None of this is magic, none of it is really that mysterious.  Steve Jobs as Apple’s CEO understands competitive pressures and value propositions.  Steve Jobs gets it, plain and simple he understands that the primary role of the CEO is to set strategic direction and long term goals.  He understands the real reason executive participation creates project success.

Does anyone really believe that the launch of ITunes, and the IPod, and the IPhone, or Pixar, or the latest attack ads on Microsoft were some seat of the pants reaction?  The quality and polish of Apple products, even when there are glitches, indicates that planning and strategy for all of these ventures took place quite some time in advance.  Even rapid development cycles for some of the hardware, software, and operating systems takes quite some time.  Just to get the integration as seamless as Apple products often are is no small task.  So many of these plans were probably several years in the making before being released to the public.

It needs to be said that Steve Jobs’ approach to innovation isn’t really a secret, the specific details may be, but the approach is plain old business and IT strategy–, Steve Jobs gets it! He plain understands business and IT strategy. 

What Does All of this Have to do with ERP and SAP?

A properly implemented ERP system, such as SAP, requires a solid corporate strategy that addresses competitive pressures.  To achieve that elusive business benefit from the technology spend it is crucial to have business drivers, business strategy, and the future state direction built into the application.

The underlying ERP and SAP business case for ROI, business benefit, and success must be focused on the intersection IT and business strategy.  The most successful business strategy is always looking carefully for upcoming market opportunities, and for enhancing the value proposition.  In that business strategy there are revenue, profitability, customer retention, and customer acquisition opportunities while focusing on the competitive drivers in the marketplace.  At the intersection of that business strategy is where IT, ERP, and SAP strategy intersect to enable the business strategy.  In the end, like any capital investment it’s all about how the asset is used, or not used, which determines payback and success with its deployment. 

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More Posts on How to Successfully Carry Out Innovation Initiatives in the Enterprise

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From Collaboration to Innovation to Market – Toward a Working Model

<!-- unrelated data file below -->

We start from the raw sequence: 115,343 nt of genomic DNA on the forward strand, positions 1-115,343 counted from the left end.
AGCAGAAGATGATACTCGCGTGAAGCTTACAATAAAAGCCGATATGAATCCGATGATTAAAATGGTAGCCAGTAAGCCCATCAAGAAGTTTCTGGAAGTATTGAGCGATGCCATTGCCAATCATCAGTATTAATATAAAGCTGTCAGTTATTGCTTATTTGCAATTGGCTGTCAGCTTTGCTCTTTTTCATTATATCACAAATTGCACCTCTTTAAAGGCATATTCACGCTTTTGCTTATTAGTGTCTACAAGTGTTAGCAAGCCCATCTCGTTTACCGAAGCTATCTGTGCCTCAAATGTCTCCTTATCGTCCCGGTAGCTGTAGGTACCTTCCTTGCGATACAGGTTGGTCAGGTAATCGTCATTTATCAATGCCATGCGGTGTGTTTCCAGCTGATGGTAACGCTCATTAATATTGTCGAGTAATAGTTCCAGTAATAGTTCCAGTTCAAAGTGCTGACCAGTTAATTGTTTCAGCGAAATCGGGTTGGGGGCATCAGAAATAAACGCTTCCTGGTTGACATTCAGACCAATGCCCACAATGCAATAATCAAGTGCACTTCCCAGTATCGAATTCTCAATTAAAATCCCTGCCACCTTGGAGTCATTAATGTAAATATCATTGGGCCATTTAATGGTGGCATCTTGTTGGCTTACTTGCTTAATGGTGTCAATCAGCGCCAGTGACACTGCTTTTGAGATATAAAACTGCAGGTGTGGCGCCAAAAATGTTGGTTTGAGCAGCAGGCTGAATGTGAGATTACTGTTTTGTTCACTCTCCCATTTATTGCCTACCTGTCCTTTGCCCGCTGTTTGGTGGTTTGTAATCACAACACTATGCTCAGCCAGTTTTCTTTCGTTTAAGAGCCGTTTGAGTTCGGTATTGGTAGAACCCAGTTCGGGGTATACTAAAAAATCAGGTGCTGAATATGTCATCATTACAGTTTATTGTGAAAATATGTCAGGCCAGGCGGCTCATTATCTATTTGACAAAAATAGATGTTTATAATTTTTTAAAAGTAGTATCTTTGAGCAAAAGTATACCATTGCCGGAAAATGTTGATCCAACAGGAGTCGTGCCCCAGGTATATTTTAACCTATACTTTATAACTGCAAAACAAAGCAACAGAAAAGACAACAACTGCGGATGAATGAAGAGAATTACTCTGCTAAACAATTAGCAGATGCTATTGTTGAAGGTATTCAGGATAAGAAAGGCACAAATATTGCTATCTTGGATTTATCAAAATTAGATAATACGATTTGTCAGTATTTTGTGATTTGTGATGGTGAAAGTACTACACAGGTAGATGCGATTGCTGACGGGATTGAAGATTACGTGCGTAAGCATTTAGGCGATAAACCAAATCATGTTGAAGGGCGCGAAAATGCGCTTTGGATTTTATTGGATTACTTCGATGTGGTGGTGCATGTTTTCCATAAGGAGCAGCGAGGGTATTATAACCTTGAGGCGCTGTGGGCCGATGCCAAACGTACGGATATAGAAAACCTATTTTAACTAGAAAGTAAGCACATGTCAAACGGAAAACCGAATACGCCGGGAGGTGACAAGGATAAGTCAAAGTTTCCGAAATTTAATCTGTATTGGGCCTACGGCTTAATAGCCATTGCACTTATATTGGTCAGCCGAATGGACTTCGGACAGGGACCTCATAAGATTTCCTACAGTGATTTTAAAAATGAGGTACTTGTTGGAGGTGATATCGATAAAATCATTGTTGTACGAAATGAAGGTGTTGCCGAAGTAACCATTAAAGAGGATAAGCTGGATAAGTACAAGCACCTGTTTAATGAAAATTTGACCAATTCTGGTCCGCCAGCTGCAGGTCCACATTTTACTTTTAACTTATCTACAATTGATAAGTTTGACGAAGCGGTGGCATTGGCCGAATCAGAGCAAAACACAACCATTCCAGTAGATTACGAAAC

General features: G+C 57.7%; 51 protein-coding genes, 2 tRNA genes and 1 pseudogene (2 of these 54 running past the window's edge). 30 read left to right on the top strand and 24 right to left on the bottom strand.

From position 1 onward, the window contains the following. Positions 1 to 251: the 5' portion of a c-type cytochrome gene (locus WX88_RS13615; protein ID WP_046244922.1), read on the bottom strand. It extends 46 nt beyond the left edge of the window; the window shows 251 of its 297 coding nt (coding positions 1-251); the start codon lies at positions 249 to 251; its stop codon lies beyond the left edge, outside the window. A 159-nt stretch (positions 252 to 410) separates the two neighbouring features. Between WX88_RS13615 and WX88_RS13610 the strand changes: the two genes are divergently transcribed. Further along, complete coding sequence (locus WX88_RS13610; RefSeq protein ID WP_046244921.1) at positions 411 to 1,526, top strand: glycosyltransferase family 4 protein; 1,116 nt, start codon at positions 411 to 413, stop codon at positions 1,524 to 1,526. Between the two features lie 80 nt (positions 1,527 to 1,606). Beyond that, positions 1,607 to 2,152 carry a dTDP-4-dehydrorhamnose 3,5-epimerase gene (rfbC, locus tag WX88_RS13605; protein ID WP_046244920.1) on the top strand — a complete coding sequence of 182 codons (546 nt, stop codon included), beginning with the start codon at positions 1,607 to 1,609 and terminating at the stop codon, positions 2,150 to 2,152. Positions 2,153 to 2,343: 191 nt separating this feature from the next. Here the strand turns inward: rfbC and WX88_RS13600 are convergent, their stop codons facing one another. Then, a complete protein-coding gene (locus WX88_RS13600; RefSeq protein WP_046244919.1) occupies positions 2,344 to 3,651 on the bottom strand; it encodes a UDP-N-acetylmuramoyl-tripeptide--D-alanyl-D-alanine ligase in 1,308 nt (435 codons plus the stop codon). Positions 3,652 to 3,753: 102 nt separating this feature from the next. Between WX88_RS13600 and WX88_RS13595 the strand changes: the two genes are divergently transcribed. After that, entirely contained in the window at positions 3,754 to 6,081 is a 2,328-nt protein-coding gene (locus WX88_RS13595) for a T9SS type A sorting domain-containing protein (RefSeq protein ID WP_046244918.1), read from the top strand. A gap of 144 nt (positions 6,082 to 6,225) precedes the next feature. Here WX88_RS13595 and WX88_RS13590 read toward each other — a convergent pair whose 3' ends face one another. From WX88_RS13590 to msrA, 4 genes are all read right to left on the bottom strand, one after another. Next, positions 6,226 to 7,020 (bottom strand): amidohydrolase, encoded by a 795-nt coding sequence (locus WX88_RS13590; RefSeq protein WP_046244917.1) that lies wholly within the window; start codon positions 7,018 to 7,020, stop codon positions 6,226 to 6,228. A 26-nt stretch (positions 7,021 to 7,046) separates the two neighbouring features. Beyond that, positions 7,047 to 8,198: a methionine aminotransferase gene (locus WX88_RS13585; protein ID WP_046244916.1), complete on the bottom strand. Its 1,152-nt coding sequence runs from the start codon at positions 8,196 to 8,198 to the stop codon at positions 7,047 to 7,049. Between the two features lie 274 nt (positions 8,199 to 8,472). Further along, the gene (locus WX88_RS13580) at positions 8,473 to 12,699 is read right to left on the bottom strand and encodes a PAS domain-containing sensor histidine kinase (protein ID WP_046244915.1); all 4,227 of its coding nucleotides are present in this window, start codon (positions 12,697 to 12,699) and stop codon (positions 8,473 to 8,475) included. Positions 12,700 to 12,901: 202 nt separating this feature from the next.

http://www.r3now.com/from-collaboration-to-innovation-to-market-toward-a-working-model

A process orieted approach to with the first steps of a process model for moving from innovation to market.  A first pass at integrating collaboration with a structured creative process and moving from idea to design to market.

=========================

Striving for a Customer Focused Approach to Innovation 1 of 3
http://www.r3now.com/striving-for-a-customer-focused-approach-to-innovation-1-of-3

Categorizing and Defining the 3 primary types of corporate innovation. I’ve dubbed them “Stoic” (minimalist or continuous improvement); the “Stretch” (striving for a known future state); and the “Maelstrom” (directionless chaotic storm of ideas). The names you use really don’t matter, but these are the 3 types of what companies call “innovation” that I have seen.

=========================

Striving for a Customer Focused Approach to Innovation 2 of 3
http://www.r3now.com/striving-for-a-customer-focused-approach-to-innovation-2-of-3

Explaining the use of an “innovation narrative” in the “Stretch” type of innovation. This method produces a future state narrative which may not be achievable but provides a customer and market focused direction to aspire to for new products or services. That narrative acts as a future state blueprint for product or service development to move toward.

=========================

Striving for a Customer Focused Approach to Innovation 3 of 3
http://www.r3now.com/striving-for-a-customer-focused-approach-to-innovation-3-of-3

Practical ideas and practical application of some methods of moving toward an innovation culture. Some specific examples around how SAP (the big ERP vendor) has been very successful at integrating their customers, vendors, and their internal organization into an extended development dialog are explored. Includes an overview of how this all ties into the collaboration model I started in a post entitled “From Collaboration to Innovation to Market – Toward a Working Model”.

=========================

Business Strategy and IT Strategy to Reproduce Apple Innovation
http://www.r3now.com/business-strategy-and-it-strategy-to-reproduce-apple-innovation

Overview of Apple Innovation and the focus on Jobs as the head of Apple.  The apple innovation secret (if it can be called that at all) is about relentlessly pursuing the customer experience at the point of customer frustration.  Where there is customer frustration or customer dissatisfaction there is opportunity for gaining market share for the company who is able to address that point of frustration.